At casino, Duke’s doubles down on rich steakhouse fare

Pleasantly surprised by atmosphere
The braised short rib at Duke's.
The braised short rib at Duke's.

Johnny Pogo had just flown in from Cincinnati on the redeye. Before he hit the high-roller tables at Rivers Casino & Resort, he wanted dinner. Where else to go than Duke’s Chophouse, billed as an “upscale steakhouse,” and located to the right of the casino’s high limit gaming area?

I had wisely called for reservations at the understated restaurant with a reputation for good food. Only a few of the dozen or so tables covered with gray-blue denim-like linens were occupied at 7 p.m., but by the time we left two hours later, the restaurant was filled and several tables had already turned over once.

A lounge area with a small, rectangular bar was situated immediately outside the restaurant and served as a buffer for both noise and patrons choosing an abbreviated menu. Several high-top tables accommodated the few customers who were having a cocktail and listening to pianist du jour Cliff Brucker.

One of my personal prerequisites for a pleasant dining experience is the ability to carry on a conversation with my dinner partner. My limited experience in casinos led me to believe that the noise in this one would be loud and jangly. I was pleasantly surprised that it was not. Johnny P also noted that the noise level in Duke’s permitted conversation. We were even able to hear soft music from the piano in the lounge.

The menu was large in size, but smaller in variety. Approximately eight categories (chilled and hot appetizers, soups and salads, steaks and chops and seafood) were studded with accompaniments, enhancements and sides.

We were first served three less-than-memorable rolls with two pats of butter. A diner might expect superior bread products, since Duke’s parent

establishment is Malozzi’s Villa Italia Bakery. Our Salumi Platter appetizer ($18) featured several varieties of high-quality salami and pepperoni, green and cured olives, sharp provolone, artichoke hearts and a bunch of red grapes, all atop a mound of slightly tired micro-greens.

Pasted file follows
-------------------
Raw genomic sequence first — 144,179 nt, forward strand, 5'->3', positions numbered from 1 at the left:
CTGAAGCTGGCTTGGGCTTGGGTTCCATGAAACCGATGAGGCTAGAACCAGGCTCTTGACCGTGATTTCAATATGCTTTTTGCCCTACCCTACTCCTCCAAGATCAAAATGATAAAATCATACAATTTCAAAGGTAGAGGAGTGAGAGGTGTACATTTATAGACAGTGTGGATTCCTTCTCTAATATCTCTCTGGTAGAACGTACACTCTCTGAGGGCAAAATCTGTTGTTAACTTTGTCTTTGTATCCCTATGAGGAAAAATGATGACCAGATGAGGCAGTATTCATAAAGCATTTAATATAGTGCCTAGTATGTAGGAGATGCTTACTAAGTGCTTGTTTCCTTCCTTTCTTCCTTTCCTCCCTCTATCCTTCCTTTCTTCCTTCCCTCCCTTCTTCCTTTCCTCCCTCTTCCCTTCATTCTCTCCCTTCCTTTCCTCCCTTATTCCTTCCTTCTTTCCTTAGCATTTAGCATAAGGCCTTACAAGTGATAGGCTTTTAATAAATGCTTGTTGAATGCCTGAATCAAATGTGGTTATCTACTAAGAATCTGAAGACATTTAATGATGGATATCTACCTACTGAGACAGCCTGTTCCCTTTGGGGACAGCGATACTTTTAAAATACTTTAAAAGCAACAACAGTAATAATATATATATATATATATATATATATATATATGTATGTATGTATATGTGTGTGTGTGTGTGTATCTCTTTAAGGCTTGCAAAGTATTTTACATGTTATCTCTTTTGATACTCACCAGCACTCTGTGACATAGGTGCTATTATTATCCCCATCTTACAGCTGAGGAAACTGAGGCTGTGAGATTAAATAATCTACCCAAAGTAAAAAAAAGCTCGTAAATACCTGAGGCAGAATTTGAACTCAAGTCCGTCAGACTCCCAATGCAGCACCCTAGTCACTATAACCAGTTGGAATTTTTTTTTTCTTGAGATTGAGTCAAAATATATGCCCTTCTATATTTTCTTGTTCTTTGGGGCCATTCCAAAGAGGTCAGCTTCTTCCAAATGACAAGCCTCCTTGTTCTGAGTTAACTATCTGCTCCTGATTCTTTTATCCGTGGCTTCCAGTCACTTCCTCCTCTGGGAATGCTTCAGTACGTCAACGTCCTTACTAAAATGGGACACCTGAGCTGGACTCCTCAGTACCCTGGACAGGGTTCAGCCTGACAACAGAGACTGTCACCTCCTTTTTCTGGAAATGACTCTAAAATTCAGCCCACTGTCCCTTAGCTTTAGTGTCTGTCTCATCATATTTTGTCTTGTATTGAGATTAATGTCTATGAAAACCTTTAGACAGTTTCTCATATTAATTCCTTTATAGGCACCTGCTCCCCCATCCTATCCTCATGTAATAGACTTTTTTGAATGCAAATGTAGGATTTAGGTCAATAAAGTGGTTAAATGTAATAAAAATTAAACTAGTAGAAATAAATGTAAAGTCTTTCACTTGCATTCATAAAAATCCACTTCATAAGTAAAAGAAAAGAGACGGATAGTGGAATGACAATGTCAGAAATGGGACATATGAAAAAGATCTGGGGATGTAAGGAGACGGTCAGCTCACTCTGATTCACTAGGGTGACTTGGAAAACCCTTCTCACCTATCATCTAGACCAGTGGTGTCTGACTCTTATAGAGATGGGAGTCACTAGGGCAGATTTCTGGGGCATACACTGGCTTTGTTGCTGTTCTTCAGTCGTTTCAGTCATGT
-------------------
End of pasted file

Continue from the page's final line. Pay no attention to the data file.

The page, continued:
Sensing the Classic Wedge Salad ($14) would be large enough for two, we ordered one salad. Our perceptive server, Nadia, suggested the kitchen would be happy to serve half the wedge on each of two plates, which was perfect for us. The excellent bleu cheese sour cream dressing, intensified with chunks of bleu cheese, was judged by my dinner mate to be among the best he has ever tasted. The iceberg lettuce, needing its outer leaf removed, was accompanied by cherry tomatoes cut in half, frizzled onion rings, lardons and tarragon.

Two characteristics stood out on the menu. First, most dishes seem to be classic preparations, rarely straying from essentially original recipes. Secondly, most dishes were geared toward diners with hearty appetites and a yen for red meat. There was a solitary chicken dish (Fried Chicken and Waffles for $28.50), a Vegetable Stack for $16 and a smattering of fish dishes like Seabass Provencal ($36).

Over half the entrées featured red meat, like the longest braised short rib I have ever attempted to devour ($35), and Johnny P’s (frenched) Veal Chop Oscar ($35). We were told the chef prepares the veal chop medium-rare, insisting that any amount of searing more or less would be detrimental to the flavor and texture. Should the customer choose a different degree of doneness, the chef will suggest ordering another entrée. The dish was accompanied by lengthwise sliced young carrots and asparagus, and topped with béarnaise and a sprig of dill. My monster rib came with sides of carrots also cut lengthwise and prepared al dente, and fingerling red and white potatoes. According to their website, Duke’s features a selection of 35-plus-day, wet-aged 100 percent Linz Heritage Angus beef.

My espresso and JP’s decaf coffee ($3 each) were served steaming and were excellent. From a menu of about eight desserts, we ended with a shared oval dish of crème brulee ($11), creamy with a hint of vanilla, a light pane of sugar-glass and two slices of fresh strawberry. A classic.

Napkin notes

Named for Schenectady icon Tony “The Duke” DeLorenzo, Duke’s Chophouse is the collaborative creation of the Rivers Family and the Mallozzi Family. DeLorenzo worked for the Galesi Group, serving as assistant to the chairman of the board. To his friends, he was known as “The Duke” who traveled all over the world.

Duke’s Chophouse

WHERE: 1 Rush St. (inside Rivers Casino & Resort), Schenectady, NY 12308, (518) 579-8850,
WHEN: Lunch: Daily, 11 a.m.-2 p.m. (last seating). Dinner: Mon–Sat, 5 p.m.-10 p.m. (last seating), Sun, 5 p.m.-9 p.m. (last seating)
HOW MUCH: $121 for two people without tax and tip
MORE INFO: Accessible (restaurant is on the same level as the outdoor sidewalk), huge casino parking lot, all major credit cards accepted, outdoor patio with river view, full bar, private dining room for intimate events, located just off the casino floor therefore patrons must be 21 or older to enter.

Categories: Food, Life and Arts


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